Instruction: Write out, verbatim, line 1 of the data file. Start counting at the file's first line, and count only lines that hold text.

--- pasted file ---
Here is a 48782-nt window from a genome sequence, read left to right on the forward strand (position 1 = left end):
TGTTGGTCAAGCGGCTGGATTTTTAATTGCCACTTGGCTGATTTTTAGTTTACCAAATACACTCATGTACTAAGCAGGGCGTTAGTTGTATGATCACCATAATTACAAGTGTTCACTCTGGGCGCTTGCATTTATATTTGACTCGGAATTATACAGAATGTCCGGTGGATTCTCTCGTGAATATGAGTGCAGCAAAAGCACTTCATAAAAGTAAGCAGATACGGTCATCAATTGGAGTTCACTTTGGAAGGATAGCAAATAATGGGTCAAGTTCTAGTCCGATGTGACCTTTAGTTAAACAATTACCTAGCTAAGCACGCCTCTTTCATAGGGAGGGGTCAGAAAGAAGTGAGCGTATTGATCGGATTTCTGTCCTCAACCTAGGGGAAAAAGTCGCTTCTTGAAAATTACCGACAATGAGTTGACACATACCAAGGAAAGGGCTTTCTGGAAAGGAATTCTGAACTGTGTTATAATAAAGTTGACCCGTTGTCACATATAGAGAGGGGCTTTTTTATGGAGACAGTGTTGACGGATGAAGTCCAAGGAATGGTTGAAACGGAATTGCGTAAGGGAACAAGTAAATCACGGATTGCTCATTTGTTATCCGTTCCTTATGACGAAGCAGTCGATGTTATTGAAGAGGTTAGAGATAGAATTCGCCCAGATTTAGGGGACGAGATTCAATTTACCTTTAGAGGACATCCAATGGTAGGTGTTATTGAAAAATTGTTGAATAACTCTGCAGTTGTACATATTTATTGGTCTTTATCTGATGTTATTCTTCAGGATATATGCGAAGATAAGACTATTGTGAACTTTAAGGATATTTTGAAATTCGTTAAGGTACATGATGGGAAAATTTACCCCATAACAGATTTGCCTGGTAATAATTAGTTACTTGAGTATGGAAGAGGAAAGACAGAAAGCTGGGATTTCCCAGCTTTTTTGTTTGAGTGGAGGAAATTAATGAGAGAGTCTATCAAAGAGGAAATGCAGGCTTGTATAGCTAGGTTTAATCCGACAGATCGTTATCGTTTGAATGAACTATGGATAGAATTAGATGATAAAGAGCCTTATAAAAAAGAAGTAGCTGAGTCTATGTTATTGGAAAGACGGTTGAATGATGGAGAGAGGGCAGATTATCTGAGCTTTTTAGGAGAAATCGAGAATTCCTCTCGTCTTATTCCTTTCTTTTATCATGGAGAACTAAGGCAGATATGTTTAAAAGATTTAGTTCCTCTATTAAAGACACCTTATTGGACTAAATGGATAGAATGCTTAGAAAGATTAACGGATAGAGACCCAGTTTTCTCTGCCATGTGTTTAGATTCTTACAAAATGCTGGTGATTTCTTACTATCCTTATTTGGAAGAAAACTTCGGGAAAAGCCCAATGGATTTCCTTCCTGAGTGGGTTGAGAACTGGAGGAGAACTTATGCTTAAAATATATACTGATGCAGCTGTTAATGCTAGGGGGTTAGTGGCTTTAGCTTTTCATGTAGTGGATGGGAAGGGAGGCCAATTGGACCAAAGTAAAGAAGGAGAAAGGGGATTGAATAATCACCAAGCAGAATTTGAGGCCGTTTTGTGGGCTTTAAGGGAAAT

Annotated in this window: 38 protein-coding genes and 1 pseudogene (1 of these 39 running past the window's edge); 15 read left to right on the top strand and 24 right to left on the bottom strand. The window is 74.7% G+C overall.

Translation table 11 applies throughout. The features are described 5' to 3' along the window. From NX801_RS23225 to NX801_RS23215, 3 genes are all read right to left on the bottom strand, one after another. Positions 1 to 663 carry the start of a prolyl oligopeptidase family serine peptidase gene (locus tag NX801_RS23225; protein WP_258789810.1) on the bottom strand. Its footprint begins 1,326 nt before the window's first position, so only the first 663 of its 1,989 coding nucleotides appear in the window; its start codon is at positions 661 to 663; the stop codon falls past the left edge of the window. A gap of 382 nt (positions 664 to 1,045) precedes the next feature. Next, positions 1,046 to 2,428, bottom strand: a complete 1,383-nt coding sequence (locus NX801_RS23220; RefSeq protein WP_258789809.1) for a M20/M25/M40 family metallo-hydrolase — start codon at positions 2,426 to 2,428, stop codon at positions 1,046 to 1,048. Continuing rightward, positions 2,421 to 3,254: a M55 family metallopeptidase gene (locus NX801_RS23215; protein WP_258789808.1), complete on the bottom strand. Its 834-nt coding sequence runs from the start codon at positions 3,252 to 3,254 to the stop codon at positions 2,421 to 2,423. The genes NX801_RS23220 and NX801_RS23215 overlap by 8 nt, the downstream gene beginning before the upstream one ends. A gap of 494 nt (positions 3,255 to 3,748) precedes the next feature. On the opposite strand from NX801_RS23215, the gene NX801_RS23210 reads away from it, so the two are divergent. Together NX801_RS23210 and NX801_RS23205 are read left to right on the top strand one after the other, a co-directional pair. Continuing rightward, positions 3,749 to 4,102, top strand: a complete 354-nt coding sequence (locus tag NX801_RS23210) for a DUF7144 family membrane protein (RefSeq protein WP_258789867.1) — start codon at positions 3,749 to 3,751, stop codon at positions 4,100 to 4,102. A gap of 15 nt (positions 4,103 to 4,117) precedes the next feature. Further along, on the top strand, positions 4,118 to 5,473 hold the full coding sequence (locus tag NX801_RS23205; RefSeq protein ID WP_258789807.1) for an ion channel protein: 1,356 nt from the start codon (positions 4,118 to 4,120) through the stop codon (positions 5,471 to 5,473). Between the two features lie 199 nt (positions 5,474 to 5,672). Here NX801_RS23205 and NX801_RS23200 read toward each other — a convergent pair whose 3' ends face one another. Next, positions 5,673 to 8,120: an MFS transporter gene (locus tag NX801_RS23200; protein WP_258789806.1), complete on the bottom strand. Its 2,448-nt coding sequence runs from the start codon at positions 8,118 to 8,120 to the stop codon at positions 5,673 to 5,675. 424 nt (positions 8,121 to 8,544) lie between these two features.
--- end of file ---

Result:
Here is a 48782-nt window from a genome sequence, read left to right on the forward strand (position 1 = left end):